“I work on remote participation in conferences. At the moment we are the only organization in the U.N that provides multilingual interpreted remote participation that is accepted by interpreters. While working with them, I was very surprised to find out that interpreters have to listen, think and speak at the same time and it is mentally damaging if not limited to short bursts.”
“At school there was one straight way to achieve success and everyone followed it: the best went faster and scored better than the rest. Working for the UN has shown me that there are multiple ways of reaching a goal: it is possible to take a different path and still get there. I used to be dismissive of what I considered suboptimal approaches, but not anymore.”
“I was born in Barcelona, Spain, then lived in Geneva, Switzerland, London, England and Sydney, Australia, then back to Barcelona and now Geneva again, so I have almost gone full circle. I have three nationalities, yet I don’t quite miss a thing from any place as I feel that I am a citizen of the world. One thing that has happened that has touched me? Being a father to my two daughters… every day.”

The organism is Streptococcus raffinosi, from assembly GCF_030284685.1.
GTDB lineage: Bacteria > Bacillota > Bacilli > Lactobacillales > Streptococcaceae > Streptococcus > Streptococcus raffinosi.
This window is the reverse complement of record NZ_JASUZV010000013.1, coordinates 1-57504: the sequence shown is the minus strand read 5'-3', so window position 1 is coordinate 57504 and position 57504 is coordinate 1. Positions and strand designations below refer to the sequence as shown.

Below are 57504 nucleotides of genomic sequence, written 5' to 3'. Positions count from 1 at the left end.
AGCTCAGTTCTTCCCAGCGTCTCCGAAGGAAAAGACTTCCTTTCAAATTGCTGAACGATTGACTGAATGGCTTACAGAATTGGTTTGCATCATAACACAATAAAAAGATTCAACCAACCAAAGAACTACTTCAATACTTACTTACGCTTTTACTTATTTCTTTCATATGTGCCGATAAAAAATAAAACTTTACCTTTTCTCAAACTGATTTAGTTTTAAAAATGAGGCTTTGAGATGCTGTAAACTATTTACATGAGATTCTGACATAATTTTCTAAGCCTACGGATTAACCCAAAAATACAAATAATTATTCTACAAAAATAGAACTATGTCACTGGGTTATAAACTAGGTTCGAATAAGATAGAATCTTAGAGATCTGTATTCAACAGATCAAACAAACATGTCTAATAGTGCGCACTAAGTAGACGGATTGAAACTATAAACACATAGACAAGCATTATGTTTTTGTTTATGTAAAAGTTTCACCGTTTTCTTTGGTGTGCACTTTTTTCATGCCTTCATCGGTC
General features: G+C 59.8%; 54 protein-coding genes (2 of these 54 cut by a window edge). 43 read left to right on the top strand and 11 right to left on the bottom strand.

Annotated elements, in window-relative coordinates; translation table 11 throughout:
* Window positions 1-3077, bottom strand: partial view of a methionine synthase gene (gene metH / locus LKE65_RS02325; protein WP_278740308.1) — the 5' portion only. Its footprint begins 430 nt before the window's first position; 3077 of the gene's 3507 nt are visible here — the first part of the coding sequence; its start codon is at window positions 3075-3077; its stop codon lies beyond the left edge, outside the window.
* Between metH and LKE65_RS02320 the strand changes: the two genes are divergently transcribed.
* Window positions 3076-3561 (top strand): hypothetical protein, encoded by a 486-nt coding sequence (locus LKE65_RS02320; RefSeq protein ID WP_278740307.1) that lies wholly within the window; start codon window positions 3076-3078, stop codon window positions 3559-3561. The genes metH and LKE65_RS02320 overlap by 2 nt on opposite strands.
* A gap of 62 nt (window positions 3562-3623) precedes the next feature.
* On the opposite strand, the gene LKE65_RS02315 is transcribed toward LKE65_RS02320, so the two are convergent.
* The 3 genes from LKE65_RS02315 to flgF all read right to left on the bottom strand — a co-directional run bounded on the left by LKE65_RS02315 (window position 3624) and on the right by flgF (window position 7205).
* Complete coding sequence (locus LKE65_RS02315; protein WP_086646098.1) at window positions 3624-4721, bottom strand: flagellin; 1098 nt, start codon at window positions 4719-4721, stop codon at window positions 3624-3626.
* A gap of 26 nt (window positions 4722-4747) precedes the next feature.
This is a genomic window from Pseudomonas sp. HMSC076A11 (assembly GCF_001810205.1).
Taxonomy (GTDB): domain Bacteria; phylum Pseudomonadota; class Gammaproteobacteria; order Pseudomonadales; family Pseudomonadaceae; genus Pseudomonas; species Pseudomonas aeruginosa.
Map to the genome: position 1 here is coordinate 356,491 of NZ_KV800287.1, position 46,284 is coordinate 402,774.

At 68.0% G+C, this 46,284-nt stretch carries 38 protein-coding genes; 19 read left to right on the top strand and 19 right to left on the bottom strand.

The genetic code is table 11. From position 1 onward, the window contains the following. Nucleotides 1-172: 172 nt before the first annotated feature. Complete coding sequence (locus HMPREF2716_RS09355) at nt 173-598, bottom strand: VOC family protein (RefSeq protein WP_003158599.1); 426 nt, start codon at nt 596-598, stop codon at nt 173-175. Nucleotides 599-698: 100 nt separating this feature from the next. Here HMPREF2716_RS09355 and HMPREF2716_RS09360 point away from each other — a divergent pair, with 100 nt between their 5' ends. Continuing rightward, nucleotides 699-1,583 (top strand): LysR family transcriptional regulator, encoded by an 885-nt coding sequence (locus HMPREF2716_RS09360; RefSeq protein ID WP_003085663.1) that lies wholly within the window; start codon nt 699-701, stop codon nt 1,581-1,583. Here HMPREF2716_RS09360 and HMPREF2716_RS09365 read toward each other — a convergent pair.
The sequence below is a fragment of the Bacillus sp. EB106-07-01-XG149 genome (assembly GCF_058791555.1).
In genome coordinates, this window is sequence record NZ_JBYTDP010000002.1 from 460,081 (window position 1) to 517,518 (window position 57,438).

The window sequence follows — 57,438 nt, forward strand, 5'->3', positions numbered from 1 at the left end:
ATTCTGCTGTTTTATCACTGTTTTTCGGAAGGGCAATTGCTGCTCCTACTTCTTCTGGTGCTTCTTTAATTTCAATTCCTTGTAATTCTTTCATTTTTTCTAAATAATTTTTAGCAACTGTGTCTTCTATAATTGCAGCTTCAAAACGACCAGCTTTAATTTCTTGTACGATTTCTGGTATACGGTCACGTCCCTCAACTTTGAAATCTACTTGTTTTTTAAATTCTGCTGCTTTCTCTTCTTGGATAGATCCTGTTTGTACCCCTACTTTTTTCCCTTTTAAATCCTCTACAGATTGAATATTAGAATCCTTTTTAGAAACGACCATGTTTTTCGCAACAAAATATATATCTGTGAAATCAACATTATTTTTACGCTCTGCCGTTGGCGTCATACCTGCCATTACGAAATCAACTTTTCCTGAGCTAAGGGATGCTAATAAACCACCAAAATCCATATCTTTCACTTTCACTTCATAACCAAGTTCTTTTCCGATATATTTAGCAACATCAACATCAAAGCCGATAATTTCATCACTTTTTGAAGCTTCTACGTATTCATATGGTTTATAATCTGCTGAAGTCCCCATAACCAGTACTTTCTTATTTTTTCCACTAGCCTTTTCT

“I have always wanted to work for the United Nations. A dream came true and I feel that this experience has made me more open to new ideas and different mentalities. I am able to, at least, understand more clearly, why people react in a certain way and I have become less prejudiced.
I come from Livadeia, a small town in central Greece, where the sunlight is so special that I find it the best way to start a day. I miss it along with my family and my friends.”